Regarding the definition of HIF that we propose is “an act based on deception or intentional misrepresentation to obtain illegal benefits concerning the coverage provided by health insurance”, which provides us with theoretical support that emphasizes its essential elements. We believe that this will distinguish it from abuse, corruption or error. The multifactorial nature of HIF is evident, as well as the particular characteristics of its manifestations, which are subject to its definition and may differ from one country to another according to its regulatory framework and the scope of health coverage provided. Identifying the factors and their influence will allow any subsequent attempt to propose practices that mitigate HIF.
The factors that have shown strength concerning reducing fraud are auditing, monitoring, sanction and control, nurses’ role (supported by applied studies), the economy, politics and social conditions, the medical record, and the commercial implication (supported by theoretical studies). On the other hand, the factors that have shown strength concerning increasing fraud are sex, age, predominant race, have health insurance, place of residence, medical and surgical treatments, chronic health conditions, risk of illness, deductibles and coinsurance, the complicity between the provider and the insurer, the relationship between the provider and the consumer, the relationship between the consumer and the insurer, the influence of the bosses and the Guanxi, (supported by applied studies), the geography, reimbursement processes and billing characteristics, information asymmetry, and poor economic situation of the patient (supported by theoretical studies).
Based on our results, we recommend that future investigations that explore HIF look for the relationships between the factors and their manifestations. Likewise, we suggest evaluating the relationship between the factors and the fraud theories themselves, developing computational methods that identify factors, identifying the costs generated and their impact on the HS, and proposing and implementing practices that mitigate the positive factors and enhance the negative ones. All with the purpose of help its detection and prevention with a comprehensive approach.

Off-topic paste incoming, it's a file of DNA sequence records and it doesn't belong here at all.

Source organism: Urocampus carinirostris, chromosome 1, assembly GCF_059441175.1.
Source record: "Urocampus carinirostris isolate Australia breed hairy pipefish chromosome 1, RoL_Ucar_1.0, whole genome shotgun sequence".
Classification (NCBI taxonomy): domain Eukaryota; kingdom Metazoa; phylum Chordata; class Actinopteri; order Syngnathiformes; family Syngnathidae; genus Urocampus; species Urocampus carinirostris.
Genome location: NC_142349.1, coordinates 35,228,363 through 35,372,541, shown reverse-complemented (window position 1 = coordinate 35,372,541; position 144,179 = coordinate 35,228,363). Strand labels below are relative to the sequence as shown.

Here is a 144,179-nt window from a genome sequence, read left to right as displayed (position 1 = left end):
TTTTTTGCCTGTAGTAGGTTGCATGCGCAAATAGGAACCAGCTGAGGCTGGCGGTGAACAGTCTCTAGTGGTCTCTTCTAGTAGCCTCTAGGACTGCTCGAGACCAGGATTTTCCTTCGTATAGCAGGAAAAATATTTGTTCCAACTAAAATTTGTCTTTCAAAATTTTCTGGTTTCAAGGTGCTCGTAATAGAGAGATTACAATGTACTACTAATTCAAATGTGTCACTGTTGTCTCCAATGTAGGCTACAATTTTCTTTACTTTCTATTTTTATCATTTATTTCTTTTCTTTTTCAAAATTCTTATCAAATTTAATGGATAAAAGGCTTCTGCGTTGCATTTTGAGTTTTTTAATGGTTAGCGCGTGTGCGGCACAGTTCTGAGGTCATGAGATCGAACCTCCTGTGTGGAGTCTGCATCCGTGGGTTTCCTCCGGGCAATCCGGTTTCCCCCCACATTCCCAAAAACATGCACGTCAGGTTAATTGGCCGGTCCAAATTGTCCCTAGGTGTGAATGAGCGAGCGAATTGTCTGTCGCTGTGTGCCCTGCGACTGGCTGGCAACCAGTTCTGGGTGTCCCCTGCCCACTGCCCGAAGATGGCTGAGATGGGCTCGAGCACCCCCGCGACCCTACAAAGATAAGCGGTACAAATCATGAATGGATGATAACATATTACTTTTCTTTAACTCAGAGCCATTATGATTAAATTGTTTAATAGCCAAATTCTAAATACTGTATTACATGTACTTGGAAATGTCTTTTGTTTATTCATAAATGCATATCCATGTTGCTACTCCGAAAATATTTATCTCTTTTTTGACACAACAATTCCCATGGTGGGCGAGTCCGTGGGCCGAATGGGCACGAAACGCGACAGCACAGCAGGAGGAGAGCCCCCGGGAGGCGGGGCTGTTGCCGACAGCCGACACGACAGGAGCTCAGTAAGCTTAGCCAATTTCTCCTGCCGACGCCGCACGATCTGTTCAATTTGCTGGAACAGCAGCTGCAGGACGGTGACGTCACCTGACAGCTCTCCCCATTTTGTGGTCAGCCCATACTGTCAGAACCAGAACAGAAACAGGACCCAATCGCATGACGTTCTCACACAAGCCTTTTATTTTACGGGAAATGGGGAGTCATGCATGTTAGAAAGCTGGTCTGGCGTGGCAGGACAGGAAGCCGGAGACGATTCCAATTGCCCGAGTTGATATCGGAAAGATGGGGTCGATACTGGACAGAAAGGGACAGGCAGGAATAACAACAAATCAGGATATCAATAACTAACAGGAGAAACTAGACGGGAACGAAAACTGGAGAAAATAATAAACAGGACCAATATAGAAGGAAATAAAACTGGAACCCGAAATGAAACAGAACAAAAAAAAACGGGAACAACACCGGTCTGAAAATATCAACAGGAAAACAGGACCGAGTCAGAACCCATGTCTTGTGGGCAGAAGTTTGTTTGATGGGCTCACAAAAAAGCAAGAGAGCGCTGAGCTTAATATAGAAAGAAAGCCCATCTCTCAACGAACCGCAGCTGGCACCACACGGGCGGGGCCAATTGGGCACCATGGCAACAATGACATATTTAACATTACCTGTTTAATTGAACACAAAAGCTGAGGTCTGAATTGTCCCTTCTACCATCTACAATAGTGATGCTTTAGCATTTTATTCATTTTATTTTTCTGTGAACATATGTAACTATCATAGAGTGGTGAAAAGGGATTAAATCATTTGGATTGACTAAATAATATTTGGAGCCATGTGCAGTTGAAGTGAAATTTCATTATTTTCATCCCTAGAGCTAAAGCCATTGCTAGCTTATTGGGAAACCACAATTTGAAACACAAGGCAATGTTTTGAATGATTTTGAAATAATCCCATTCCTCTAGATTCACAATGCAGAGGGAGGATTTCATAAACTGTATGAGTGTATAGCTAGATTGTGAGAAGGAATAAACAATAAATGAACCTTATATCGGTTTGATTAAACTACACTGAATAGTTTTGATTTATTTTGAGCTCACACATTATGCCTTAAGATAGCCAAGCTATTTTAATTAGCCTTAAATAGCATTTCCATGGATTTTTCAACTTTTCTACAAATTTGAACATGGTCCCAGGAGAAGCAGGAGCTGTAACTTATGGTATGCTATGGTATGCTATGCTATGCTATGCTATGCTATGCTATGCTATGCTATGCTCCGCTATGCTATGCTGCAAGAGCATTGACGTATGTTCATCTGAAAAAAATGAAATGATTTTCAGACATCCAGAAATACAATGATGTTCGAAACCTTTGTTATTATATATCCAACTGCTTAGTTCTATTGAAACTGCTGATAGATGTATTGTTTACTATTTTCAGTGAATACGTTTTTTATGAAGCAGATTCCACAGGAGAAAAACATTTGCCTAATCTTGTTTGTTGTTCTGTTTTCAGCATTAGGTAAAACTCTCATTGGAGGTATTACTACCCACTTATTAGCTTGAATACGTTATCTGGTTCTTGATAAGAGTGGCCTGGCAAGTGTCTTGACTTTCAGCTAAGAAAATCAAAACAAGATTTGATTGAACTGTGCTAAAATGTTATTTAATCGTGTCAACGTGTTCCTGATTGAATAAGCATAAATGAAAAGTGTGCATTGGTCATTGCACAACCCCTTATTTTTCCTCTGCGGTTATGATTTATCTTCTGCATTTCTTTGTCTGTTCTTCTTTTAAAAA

Availability of data and materials
The data supporting analysis of this work and additional files can be found in the main document.
Association for Computing Machinery
Current procedural terminology
Codes for Evaluation and Management
Economics working papers
The Employee Retirement Income Security Act of 1974
Health insurance fraud
Health insurance coverage
International Association of Insurance Supervisors
Internal Revenue Service, the federal government of the United States
Medical Subject Headings
National Health Care Anti-Fraud Association
SCImago Journal Rank
A third-party administrator
United States of America
Web of Science
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Additional file 1.
Scoping Reviews (PRISMA-ScR) Checklist. This file contains details of the Preferred Reporting Items for Systematic reviews and Meta-Analyses extension for Scoping Reviews (PRISMA-ScR) Checklist.
Additional file 2.
Complete search strategy and characteristics of the included studies. This file contains details of the complete search strategy in the seven sources of information consulted.
Additional file 3.
Excel matrix. This file contains details of all processed studies.
Additional file 4.
Quality scoring of included studies. This file contains details of the four quality assessment factors for each of the 67 studies included in the analysis.
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Villegas-Ortega, J., Bellido-Boza, L. & Mauricio, D. Fourteen years of manifestations and factors of health insurance fraud, 2006–2020: a scoping review. Health Justice 9, 26 (2021). https://doi.org/10.1186/s40352-021-00149-3